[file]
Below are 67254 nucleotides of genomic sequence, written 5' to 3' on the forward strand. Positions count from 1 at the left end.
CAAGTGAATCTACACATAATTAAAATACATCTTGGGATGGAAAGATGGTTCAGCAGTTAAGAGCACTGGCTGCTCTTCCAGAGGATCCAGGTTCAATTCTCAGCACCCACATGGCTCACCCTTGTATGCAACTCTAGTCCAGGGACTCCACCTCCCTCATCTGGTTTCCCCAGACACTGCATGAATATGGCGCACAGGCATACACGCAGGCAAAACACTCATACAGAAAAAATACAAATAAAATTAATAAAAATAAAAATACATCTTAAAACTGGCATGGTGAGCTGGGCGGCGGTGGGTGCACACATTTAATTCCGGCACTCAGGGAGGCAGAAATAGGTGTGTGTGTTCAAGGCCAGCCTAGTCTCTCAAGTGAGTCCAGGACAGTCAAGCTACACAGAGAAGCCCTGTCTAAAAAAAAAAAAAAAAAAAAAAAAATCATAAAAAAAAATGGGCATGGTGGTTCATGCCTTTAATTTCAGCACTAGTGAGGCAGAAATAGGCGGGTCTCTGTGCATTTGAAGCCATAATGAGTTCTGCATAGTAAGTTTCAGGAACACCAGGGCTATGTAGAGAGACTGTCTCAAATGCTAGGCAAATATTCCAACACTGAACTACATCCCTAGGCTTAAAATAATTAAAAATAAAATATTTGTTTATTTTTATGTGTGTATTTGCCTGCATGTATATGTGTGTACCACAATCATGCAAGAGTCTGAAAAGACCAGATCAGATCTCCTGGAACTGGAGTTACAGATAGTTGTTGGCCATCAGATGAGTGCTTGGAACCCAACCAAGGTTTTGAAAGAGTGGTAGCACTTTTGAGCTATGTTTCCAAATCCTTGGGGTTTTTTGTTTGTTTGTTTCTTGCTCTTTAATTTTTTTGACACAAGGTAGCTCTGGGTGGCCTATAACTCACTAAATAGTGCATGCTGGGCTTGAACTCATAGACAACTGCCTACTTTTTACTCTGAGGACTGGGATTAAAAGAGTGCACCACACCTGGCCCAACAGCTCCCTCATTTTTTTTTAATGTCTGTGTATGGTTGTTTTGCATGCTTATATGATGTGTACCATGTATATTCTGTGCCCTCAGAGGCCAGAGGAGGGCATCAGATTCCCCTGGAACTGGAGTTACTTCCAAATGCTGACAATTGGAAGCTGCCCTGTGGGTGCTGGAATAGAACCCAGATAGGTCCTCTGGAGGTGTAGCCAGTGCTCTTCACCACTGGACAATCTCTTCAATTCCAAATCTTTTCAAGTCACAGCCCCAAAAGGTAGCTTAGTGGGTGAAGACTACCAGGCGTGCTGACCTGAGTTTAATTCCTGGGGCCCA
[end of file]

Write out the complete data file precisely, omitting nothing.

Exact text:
Below are 67254 nucleotides of genomic sequence, written 5' to 3' on the forward strand. Positions count from 1 at the left end.
CAAGTGAATCTACACATAATTAAAATACATCTTGGGATGGAAAGATGGTTCAGCAGTTAAGAGCACTGGCTGCTCTTCCAGAGGATCCAGGTTCAATTCTCAGCACCCACATGGCTCACCCTTGTATGCAACTCTAGTCCAGGGACTCCACCTCCCTCATCTGGTTTCCCCAGACACTGCATGAATATGGCGCACAGGCATACACGCAGGCAAAACACTCATACAGAAAAAATACAAATAAAATTAATAAAAATAAAAATACATCTTAAAACTGGCATGGTGAGCTGGGCGGCGGTGGGTGCACACATTTAATTCCGGCACTCAGGGAGGCAGAAATAGGTGTGTGTGTTCAAGGCCAGCCTAGTCTCTCAAGTGAGTCCAGGACAGTCAAGCTACACAGAGAAGCCCTGTCTAAAAAAAAAAAAAAAAAAAAAAAAATCATAAAAAAAAATGGGCATGGTGGTTCATGCCTTTAATTTCAGCACTAGTGAGGCAGAAATAGGCGGGTCTCTGTGCATTTGAAGCCATAATGAGTTCTGCATAGTAAGTTTCAGGAACACCAGGGCTATGTAGAGAGACTGTCTCAAATGCTAGGCAAATATTCCAACACTGAACTACATCCCTAGGCTTAAAATAATTAAAAATAAAATATTTGTTTATTTTTATGTGTGTATTTGCCTGCATGTATATGTGTGTACCACAATCATGCAAGAGTCTGAAAAGACCAGATCAGATCTCCTGGAACTGGAGTTACAGATAGTTGTTGGCCATCAGATGAGTGCTTGGAACCCAACCAAGGTTTTGAAAGAGTGGTAGCACTTTTGAGCTATGTTTCCAAATCCTTGGGGTTTTTTGTTTGTTTGTTTCTTGCTCTTTAATTTTTTTGACACAAGGTAGCTCTGGGTGGCCTATAACTCACTAAATAGTGCATGCTGGGCTTGAACTCATAGACAACTGCCTACTTTTTACTCTGAGGACTGGGATTAAAAGAGTGCACCACACCTGGCCCAACAGCTCCCTCATTTTTTTTTAATGTCTGTGTATGGTTGTTTTGCATGCTTATATGATGTGTACCATGTATATTCTGTGCCCTCAGAGGCCAGAGGAGGGCATCAGATTCCCCTGGAACTGGAGTTACTTCCAAATGCTGACAATTGGAAGCTGCCCTGTGGGTGCTGGAATAGAACCCAGATAGGTCCTCTGGAGGTGTAGCCAGTGCTCTTCACCACTGGACAATCTCTTCAATTCCAAATCTTTTCAAGTCACAGCCCCAAAAGGTAGCTTAGTGGGTGAAGACTACCAGGCGTGCTGACCTGAGTTTAATTCCTGGGGCCCA